Thank you all4peace.  I wish more people could have been there that day and had the experience.  It is so rare that people who abuse others will take responsibility for themselves.  Even rarer for third parties who have done nothing wrong,  to understand and to help victims who have been abused by others.  I have never seen anything like this. 

I think part of its genesis may have come from an elderly priest in the diocese who, together with a methodist minister in the community, years ago started a spiritual retreat program for adult survivors of emotional, physical and sexual abuse.  I'm sure his influence and experience in this area of ministry contributed to bring this all about.  There are good and morally strong people out there.  We just have to have faith.  I am finding the book "Jesus Calling" helps me.

*

TriedTooHard

  • Full Member
  • ***
  • 165
Re: Healing from abuse
« Reply #3 on: May 21, 2019, 07:43:31 AM »
Thank you for this glimpse into this event. 

My DH and I always wondered what the seemingly nice people still there were thinking.   Its been a tough balancing act.  We try to teach our son how to be safe and how to recognize the warning signs, all while being neutral and respectful of other people's beliefs.  He is involved in an extra curricular activity that is tied to this church, and we have come to trust some of the volunteer parents.  They are very understanding of why we and others don't attend mass or become involved anymore.

My DH and I were witnesses for a victim of priest abuse.  His case was recently settled, but the priest is still being harbored by the church in a 3rd world country.  The victim was offered counseling from the church, but the victim declined and has sought non-church counseling.  The lawyer and police think this is a smart choice.  They don't trust the local bishop.  The local police have a warrant out for the abusive priest's arrest, but will probably never be able to bring this guy to justice.  My uPD relatives are still involved in the church and think these victims are lying and out to destroy the church, and said many mean and hurtful things to us when we were still in the FOG and tried to talk to them about it.  I'm not sure if they would ever show up to one of these events.  I wouldn't know.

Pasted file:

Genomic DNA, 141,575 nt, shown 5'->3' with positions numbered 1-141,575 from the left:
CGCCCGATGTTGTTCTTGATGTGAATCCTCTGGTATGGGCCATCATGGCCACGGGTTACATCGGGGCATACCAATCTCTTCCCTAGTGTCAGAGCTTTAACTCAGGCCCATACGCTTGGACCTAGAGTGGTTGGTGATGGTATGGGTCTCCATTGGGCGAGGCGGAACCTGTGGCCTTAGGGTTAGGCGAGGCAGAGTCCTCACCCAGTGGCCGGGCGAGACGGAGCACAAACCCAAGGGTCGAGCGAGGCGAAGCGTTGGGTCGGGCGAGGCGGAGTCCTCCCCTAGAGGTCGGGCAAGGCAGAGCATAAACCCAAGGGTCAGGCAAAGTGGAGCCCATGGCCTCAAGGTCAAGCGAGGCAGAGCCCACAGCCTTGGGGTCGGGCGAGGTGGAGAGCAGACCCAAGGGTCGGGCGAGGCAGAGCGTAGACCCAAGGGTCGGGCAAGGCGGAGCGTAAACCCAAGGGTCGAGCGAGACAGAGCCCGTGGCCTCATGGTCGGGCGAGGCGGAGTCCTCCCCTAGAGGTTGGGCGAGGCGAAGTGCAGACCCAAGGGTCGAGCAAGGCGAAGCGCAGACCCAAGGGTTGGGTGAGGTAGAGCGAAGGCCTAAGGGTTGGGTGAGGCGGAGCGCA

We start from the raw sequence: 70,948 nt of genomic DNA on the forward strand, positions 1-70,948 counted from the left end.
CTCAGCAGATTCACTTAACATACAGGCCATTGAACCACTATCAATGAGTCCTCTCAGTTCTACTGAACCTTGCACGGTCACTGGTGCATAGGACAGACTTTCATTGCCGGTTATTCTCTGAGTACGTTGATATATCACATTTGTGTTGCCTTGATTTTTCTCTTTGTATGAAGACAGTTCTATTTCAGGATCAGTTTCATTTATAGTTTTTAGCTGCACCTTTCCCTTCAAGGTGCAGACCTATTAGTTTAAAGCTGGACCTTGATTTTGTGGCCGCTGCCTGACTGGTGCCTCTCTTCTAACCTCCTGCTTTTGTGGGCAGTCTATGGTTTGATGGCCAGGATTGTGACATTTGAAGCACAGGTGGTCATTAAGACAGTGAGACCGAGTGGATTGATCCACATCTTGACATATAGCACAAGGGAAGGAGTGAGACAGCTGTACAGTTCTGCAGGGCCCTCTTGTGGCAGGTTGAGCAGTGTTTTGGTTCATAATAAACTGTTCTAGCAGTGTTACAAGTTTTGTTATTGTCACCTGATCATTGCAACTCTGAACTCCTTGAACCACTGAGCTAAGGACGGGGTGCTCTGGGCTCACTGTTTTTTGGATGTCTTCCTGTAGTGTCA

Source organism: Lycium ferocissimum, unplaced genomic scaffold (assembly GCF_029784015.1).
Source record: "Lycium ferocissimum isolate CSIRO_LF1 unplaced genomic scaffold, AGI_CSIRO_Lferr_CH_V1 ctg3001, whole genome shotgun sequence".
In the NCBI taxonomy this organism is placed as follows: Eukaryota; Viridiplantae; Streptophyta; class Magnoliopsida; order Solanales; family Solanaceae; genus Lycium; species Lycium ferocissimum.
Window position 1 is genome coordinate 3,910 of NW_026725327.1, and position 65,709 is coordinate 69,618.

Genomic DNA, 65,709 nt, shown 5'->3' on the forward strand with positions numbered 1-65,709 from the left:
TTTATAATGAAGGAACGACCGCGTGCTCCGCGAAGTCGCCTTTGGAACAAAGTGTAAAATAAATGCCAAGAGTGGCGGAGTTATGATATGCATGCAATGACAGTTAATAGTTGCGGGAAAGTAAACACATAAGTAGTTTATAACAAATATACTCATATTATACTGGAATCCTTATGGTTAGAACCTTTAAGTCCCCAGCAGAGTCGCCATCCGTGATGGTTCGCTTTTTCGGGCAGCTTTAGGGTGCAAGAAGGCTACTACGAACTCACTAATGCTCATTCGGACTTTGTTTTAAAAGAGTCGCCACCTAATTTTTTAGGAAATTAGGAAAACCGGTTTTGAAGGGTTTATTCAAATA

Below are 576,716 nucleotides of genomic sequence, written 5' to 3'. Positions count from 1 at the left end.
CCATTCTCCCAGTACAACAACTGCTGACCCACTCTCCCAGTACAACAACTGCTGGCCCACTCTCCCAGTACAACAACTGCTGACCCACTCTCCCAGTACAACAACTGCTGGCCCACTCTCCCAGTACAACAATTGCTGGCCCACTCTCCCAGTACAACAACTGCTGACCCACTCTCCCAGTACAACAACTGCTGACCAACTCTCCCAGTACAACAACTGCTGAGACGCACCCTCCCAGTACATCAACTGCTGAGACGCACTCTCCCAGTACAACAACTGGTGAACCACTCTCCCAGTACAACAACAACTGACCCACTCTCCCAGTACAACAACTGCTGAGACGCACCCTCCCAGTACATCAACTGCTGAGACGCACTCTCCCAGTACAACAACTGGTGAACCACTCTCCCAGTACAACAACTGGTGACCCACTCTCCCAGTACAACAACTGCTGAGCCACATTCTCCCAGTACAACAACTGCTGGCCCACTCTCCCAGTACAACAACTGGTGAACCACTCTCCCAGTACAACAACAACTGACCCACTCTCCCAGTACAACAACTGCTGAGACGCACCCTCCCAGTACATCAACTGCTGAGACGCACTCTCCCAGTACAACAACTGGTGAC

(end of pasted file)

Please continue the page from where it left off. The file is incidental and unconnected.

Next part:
*

Danden

  • Full Member
  • ***
  • 136
Re: Healing from abuse
« Reply #4 on: May 25, 2019, 02:25:34 PM »
TriedTooHard, I'm very sorry to hear about that experience for you, and for the victim.  I hope you, your DH and the victim will find healing. 

You bring up an interesting question.  I too wonder what is the thinking of all the good people in the church, and why they don't speak up and do more, as a whole.  I haven't heard a lot about that or seen a lot of that, except for the mass I attended.  I think that the issue of child abuse is an issue that speaks to the idea of evil in the world.  This is true for any kind of child abuse, emotional or physical, and more so if it is sexual abuse.  It is just basically evil to corrupt and damage the innocent heart and soul of a child, in any way.  And this is why people want to hide from it, whether they are the perpetrators, the abettors, or even the third party observers.  People just want to hide from it, in a powerful way.  Because it is so evil and so ugly.  We all have a strong feeling to hide from it and deny it.  It takes a lot of courage to face it.